More on my travels
Churches across the country, from Kentucky to Illinois to South Dakota and many points in between have contacted us to talk about how the book has served to help them protect their church from attack, and in some cases from what they thought was an inevitable take-over. I have to say that, with each successive presentation, we are learning more and more about how to galvanize the array of materials we have into a more succinct, more concise, and more convincing presentation.
I have made it onto the front pages of a number of web-sites: Biblical Witness Fellowship (more about that in a second), UCC Truths (I am a disgustingly frequent target of theirs), and the Institute on Religion and Democracy. They all have this in common: a firm belief that Sheldon Culver (my co-author) and I have imagined a conspiracy that does not exist and for which we have no proof.
Well, they use the wrong verb. The conspiracy was less imagined than uncovered. And it is becoming easier and easier with each passing presentation to connect the dots.
A frequent tactic in response to these presentations is the cry from the IRD, from UCCTRuths, from The Biblical Witness Fellowship that "They have no proof!" That is a semantic argument. What we have is evidence. What we do is present it, along with our theories about how to interpret the evidence, week after week to a different audience - within which there are those predisposed to believing what we disclose because their own experiences have already confirmed what our research has uncovered; within which there are those who are curious but who really don't have any predispositions about the material; and within which there are those who are very skeptical about the theories we present (last week, one of the clergy in Penn West with whom I spent the early part of the week told me he came to "cross swords with me," but left convinced that the thorough research we did was on the mark: we were not the extremists that some had portrayed us as. And what we have experienced is that the evidence we present to these various audiences is very, very compelling.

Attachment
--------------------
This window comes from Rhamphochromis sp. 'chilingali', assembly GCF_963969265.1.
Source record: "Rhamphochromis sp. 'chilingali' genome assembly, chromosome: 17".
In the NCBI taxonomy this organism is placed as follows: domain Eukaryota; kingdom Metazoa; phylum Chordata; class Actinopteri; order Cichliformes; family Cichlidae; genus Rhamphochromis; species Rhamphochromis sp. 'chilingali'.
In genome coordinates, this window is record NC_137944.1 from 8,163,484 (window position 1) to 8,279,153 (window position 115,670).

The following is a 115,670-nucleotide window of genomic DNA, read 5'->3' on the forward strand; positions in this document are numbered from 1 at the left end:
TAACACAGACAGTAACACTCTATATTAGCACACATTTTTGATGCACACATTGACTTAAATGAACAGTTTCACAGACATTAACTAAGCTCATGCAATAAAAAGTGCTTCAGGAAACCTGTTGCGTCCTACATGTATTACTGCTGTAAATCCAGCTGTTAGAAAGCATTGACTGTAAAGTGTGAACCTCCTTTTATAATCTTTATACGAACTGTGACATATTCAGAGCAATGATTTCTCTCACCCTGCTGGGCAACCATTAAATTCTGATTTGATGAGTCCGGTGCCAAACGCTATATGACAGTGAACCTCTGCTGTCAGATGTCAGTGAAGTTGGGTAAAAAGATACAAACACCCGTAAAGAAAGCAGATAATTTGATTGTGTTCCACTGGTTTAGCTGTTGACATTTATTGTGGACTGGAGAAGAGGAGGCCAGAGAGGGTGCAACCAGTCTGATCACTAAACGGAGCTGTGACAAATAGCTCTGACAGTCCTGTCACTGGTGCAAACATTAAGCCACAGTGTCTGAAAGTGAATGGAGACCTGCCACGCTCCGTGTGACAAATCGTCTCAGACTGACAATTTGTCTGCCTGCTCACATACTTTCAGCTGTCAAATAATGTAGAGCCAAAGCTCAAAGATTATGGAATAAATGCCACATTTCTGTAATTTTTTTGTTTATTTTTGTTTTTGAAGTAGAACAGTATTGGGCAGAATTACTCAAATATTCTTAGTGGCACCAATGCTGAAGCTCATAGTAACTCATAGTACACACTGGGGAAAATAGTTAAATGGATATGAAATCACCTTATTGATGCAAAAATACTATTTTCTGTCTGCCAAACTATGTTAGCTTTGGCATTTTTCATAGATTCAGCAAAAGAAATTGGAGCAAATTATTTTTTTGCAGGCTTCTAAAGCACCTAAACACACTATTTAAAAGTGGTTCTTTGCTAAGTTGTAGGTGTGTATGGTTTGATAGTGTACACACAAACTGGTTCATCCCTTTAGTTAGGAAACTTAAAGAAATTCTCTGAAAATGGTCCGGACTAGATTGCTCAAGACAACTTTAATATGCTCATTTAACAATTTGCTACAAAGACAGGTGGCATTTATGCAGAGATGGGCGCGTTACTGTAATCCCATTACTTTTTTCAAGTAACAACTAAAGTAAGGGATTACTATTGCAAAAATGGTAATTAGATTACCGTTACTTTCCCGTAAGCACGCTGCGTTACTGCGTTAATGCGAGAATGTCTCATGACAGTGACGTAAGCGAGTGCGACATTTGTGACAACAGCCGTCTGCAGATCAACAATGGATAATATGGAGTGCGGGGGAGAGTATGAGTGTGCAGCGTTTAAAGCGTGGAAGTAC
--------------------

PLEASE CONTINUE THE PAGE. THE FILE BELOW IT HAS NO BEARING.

Last night in Tempe, one of the gentleman who attended shared with me he was a graduate of both the Warren Brown school of Social Work at Washington University in St. Louis, and of Hebrew University (he is currently preparing to become a rabbi). At the close of the event we spent a few quiet moments reflecting on the evening, and he was grateful - very much so - for both the thorough work we had done and for taking the time to disseminate this crucial information. His affirmation especially meant a great deal to me - and also serves to remind us that the crowd of those affected by machinations of the radical religious right is always larger than we think it is.
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